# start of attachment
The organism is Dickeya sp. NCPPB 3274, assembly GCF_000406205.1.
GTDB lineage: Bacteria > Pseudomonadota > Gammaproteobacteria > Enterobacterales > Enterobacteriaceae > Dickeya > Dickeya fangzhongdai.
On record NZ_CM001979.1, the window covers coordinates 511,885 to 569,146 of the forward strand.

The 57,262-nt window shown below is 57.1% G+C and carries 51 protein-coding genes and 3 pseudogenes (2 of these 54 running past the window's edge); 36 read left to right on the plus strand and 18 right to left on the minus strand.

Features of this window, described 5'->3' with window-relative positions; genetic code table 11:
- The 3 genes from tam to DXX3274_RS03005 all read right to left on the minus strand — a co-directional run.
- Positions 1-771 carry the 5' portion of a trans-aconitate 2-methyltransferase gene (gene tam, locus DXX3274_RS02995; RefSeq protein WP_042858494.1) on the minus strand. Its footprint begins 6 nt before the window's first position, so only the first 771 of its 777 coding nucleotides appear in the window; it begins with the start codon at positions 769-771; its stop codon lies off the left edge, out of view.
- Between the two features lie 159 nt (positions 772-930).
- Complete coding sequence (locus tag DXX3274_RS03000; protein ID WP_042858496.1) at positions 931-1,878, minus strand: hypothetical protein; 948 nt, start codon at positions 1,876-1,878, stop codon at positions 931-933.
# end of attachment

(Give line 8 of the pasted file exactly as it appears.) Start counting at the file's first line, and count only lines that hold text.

- Between the two features lie 159 nt (positions 772-930).